“When our office first began investigating these crimes, we were just blown away by the sophistication. Clearly these were not isolated instances of somebody stealing a particular item,” Braun said. “The way these organizations would orchestrate, they knew the county with one law enforcement would be separate from law enforcement in another county and we saw the proceeds of these crimes used in very similar other criminal endeavors.”
Braun said there are six counties in the Chicago metropolitan area and criminal ringleaders were clearly aware of the lag effect that would have on communications between departments.
“We were seeing that wasn’t an accident,” Braun said. “They were really taking advantage of loopholes and blindspots in the law.”
Representing the federal wing, Department of Homeland Security division chief Maria Michel-Manzo said her department’s “Operation Boiling Point” fights organized retail crime on four pillars, including financial institutions and in partnership with the Association of Certified Anti-Money Laundering Specialists (ACAMS).
“We started the national lead development center, where people are able to send leads we send to offices nationwide to prosecute these groups, working with the [Department of Justice] to disrupt and dismantle them,” Michel-Manzo said. “We have an awareness campaign that takes you to the [Immigration and Customs Enforcement] website that shows what we’re doing with ACAMS. It’s a 53-page guide that is pretty much a step-by-step guide to see how to prosecute and get rid of some of these organizations.”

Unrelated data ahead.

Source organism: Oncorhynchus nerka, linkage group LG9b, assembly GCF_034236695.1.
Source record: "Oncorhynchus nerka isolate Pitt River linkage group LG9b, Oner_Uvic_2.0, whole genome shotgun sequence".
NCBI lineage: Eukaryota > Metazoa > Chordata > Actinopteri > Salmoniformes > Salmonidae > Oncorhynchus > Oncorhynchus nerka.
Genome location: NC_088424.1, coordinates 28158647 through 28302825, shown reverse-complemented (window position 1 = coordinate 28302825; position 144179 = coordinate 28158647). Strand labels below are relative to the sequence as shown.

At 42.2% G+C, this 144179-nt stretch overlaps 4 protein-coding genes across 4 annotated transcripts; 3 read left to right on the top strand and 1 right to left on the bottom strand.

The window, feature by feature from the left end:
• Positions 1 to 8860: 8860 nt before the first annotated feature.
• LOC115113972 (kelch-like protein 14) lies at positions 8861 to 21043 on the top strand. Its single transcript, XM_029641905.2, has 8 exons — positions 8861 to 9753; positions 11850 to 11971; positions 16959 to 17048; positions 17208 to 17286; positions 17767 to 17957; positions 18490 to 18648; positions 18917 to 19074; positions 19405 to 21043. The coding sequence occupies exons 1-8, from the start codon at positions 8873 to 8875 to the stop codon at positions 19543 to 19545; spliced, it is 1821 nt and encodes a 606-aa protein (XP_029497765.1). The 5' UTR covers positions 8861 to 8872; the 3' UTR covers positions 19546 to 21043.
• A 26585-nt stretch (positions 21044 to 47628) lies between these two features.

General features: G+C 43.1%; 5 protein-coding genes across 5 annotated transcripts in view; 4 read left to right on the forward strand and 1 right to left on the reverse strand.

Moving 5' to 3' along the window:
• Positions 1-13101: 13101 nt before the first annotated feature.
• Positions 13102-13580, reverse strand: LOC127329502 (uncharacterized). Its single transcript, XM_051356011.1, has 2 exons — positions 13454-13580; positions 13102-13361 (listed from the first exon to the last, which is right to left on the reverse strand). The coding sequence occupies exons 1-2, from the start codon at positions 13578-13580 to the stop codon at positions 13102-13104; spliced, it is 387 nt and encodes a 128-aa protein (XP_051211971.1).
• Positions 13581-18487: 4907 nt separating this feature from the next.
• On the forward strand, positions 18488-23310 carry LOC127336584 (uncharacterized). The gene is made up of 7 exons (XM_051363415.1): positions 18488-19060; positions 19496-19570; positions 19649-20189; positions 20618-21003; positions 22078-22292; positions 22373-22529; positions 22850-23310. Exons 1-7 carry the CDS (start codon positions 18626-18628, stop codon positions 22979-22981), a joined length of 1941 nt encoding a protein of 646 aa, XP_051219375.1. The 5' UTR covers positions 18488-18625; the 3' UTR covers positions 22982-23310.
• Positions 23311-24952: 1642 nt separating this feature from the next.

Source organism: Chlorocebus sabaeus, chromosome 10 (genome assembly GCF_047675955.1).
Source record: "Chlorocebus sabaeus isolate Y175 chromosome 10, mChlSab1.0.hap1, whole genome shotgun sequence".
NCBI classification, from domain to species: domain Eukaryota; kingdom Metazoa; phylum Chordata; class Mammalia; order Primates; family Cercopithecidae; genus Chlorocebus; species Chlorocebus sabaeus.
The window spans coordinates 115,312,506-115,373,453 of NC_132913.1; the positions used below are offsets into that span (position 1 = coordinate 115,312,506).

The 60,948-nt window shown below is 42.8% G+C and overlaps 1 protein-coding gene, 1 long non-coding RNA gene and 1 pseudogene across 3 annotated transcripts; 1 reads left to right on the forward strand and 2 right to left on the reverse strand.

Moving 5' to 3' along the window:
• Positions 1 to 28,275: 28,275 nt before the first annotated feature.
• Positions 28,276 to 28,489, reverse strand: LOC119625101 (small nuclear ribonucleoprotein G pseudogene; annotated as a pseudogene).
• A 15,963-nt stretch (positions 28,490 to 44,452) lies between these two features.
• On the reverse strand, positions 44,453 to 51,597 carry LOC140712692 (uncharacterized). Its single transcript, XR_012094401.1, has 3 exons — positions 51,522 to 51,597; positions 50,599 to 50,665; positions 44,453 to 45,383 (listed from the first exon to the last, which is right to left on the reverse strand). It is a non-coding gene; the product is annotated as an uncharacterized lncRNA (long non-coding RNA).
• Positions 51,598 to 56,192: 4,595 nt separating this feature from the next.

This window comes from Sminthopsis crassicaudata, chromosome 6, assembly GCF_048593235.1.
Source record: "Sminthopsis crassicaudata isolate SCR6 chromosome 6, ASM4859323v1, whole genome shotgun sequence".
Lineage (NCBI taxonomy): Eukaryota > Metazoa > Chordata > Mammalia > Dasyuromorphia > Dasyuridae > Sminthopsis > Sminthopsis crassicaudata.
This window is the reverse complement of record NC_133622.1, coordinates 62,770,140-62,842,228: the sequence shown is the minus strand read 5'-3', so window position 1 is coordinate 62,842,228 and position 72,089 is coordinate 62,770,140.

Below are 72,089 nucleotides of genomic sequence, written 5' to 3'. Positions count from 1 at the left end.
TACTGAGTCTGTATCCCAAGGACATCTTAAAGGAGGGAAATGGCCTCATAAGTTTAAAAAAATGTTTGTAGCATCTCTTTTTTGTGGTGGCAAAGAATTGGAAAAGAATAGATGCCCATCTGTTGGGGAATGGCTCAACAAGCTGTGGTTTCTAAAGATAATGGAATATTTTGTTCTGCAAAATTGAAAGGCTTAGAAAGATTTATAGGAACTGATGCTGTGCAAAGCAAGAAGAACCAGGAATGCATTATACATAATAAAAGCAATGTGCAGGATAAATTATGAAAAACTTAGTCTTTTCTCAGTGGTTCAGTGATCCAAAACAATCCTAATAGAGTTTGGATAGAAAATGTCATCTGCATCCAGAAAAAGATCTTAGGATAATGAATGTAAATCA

Michel-Manzo said DHS first got involved with fighting ORC in November 2021 in the wake of the killing of a law enforcement officer in Oakland responding to a retail theft case.
“We started by reaching out to retailers in California, because there was a lot of organized retail crime in California. We talked with the NRF and started having these webinars,” Michel-Manzo said, adding that the number of webinars now exceeds 30. “I think we’ve supported 36 cases and still have another 60, recovering about $119 million in loss.”
The federal government further responded at the end of 2022 by passing the INFORM Act, which is intended to make it more difficult for retail thieves to re-sell their ill-gotten goods online, but Krisevich would like to see Congress do more.
“The INFORM Act is definitely a step in the right direction,” she said. “If we can put the Combatting Organized Retail Crime Act back on the docket for 2023—we’ve tried to do that a few times, but I think 2023 could be a good year for that.”
Johnston said that in the meantime, communication between retailers and with elected officials is the most vital thing the industry can do to contain this manageable epidemic.
“It’s going to take coalition and partnership, and we’d like everyone to help,” Johnston said in closing. “You can build awareness in your own community and make sure you’re reporting. We’re seeing a lack of statistics in [reported] data that is not corresponding with what police are seeing. Meet with your state legislatures. NRF has established a phone number and you can help advocate by sending a letter about how important the ORC Act really will be.”